Enfield Rifles

Discussion in 'General Rifle Discussion' started by sarsipius79, May 9, 2010.

  1. sarsipius79

    sarsipius79 New Member

    I am a serious mil surp enthusiast. I have always wanted a British Enfield rifle. I know almopst nothing about them. What are some good models/years to look for? What are some fair asking prices?


  2. c3shooter

    c3shooter Administrator Staff Member Admin Moderator Lifetime Supporter

    Not a major collector of Enfields, jsut have a few I enjoy shooting.

    Price? Condition and orginality are the driving factors. You might visit gunbroker.com and auctionarms.com, and look at the prices on CLOSED in last 90 days auctions. May be $100 for a 'mater stake, $500 for an Excellent, etc.

    Personal opinions? #5 Jungle carbine- a LOT of fakes out there. What about originals? There was a problem with a "wandering zero" due to cuts made in the receiver to make it lighter, and muzzle blast is similar to a Civil War cannon firing cannister loads.

    Ths problem with both the #1 Mk 3, and the No. 4 Mk 1 is likely to be HEADSPACE. The reciever will stretch during use, and bolt locks at at rear of bolt- so frame gets longer, headspace will increase (to point rifle is no longer safe to shoot). You buy time by changing bolt heads to one with greater length, but eventually run out of adjustments.

    I like the No 4 Mk 1s, and my personal favorite is a Canadian (Long Branch arsenal) Your mileage may vary. GOOD milsurp ammo getting harder to find, so lose thoughts of cheap ammo.

    The Indian Army made their own version (Ishapore) including one in 7.62 NATO. Different steel, different bolt design- but is NOT meant to shoot .308 Winchester.

    Suplusrifle.com has some good info, there are several Enfield forums. Take yer pick.

  3. sarsipius79

    sarsipius79 New Member

    Great info, thanks.
  4. NPD5946TSW

    NPD5946TSW New Member

    C3 is right, I can't add much more than that. Well, I'd be sure to check the barrel well before purchasing. There was a lot of corrosive ammo used in some SMLE's. The rifling will look weak and it will have pitting in the barrel if they used corrosive ammo and didn't clean it good enough immediately after. With that, if you get one, and shoot surplus ammo, find out if it's corrosive!! Great guns though, I have a No.4.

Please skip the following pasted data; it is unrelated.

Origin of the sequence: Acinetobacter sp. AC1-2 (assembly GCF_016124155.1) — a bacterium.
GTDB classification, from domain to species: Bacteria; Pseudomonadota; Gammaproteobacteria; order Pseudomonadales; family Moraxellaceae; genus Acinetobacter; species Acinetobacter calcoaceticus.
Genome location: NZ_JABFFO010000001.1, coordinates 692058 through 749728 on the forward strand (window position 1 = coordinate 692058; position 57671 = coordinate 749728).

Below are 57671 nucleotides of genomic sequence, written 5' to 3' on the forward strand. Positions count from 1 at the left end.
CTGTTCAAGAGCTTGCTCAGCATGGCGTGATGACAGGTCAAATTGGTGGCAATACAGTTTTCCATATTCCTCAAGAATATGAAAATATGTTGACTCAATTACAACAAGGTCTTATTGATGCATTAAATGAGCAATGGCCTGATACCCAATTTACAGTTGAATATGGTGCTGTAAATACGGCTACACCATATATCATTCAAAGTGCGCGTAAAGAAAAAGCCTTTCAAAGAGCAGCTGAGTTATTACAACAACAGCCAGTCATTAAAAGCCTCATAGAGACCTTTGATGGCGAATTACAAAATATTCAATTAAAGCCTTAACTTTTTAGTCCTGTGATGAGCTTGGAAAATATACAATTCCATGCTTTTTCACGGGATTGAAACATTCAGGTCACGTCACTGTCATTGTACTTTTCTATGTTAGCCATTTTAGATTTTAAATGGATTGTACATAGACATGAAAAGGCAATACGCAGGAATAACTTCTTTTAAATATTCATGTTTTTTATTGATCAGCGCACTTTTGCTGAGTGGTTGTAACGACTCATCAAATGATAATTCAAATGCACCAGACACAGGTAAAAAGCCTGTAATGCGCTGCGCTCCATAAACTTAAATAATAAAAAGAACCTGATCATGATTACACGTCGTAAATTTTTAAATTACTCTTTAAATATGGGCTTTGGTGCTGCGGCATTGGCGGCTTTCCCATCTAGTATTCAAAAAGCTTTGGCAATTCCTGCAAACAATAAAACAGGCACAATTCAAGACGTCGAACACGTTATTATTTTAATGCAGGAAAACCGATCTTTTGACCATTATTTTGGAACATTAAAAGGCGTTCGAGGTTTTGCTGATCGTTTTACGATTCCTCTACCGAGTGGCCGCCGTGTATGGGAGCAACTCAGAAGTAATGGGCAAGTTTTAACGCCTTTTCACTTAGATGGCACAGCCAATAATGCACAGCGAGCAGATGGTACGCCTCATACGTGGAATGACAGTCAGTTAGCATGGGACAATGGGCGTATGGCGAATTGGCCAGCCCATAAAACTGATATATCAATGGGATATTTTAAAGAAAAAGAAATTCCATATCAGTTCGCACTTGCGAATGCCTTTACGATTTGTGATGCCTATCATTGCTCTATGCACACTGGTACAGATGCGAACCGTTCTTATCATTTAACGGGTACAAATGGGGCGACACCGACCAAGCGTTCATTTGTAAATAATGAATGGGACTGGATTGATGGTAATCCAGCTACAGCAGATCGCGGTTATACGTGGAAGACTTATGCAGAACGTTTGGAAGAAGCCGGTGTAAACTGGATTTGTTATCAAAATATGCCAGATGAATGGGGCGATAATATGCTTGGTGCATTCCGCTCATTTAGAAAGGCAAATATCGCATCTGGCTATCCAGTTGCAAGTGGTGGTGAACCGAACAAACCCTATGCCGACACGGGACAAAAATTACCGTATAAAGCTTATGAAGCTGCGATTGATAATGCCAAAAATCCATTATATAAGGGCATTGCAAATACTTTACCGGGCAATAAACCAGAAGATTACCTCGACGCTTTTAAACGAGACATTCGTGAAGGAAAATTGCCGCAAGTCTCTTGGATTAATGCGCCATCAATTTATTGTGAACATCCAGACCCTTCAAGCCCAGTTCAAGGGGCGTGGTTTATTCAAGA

5. joep0331

    joep0331 New Member

    I have to put my two cents worth in. The Jungle Carbine. I've got one. I wish I didn't. I have always ridiculed any shooter who even mentions recoil or "kick". To me, a real shooter should be so transfixed with his sight picture that recoil is to be ignored. Except the Jungle Carbine. There's a "rubber pad" on the end of the butt plate, I suppose originally an effort to reduce discomfort while shooting, but this rubber bit by now is as hard as wood...and it fits perfectly on the edge of one's clavicle when firing. The first round I popped off I thought somebody had slipped me some super cartridge, but in truth it was that damn pad that created real pain. I felt like a little girl by my third round, almost screaming "Ouch!"...but not quite. They're terrific for a collection and they look sorta cool on the rack, but for shooting...ask a friend to shoot it...but not a good friend. Just sayin'.
  6. jpattersonnh

    jpattersonnh Well-Known Member

    There are some interesting Enfields out there. I found one in a shop about 13 years ago and called a buddy looking for an MKIII. It is a 1916 Brit, Captured by who knows and stamped by the Austrian police, later it had Nazi acceptance stamps added, and finally stamped again by the Brits post WW2. They were $125.00 rifles in those days. I prefer the No4MK1(*). Savage and Longbranch always seem to be the best shooters as they were no being bombed!
    The No4 used 2,4,5, and even 6 groove barrels. The Longbranch used a 2 groove. You will also see FTR or FTF stamped on many rifles with a date. This was to denote repair or upgrade. The No4mk2 model had the trigger assembly attached differently than the mk1. The FTF for this upgrade to existing rifles was No4mk1/3. The No4 action is much stronger than the MKIII, so it does not suffer the stretching/ headspace issues as frequently.
  7. greydog

    greydog Member

    For real good info in the Lee Enfield rifles go to 303british.com . Probably more and better info there than most places.
    All Lee Enfield actions spring rather than stretch. That is to say, the receiver stretches and the bolt deflects on firing but they return to their previous dimensions once the stress is gone. GD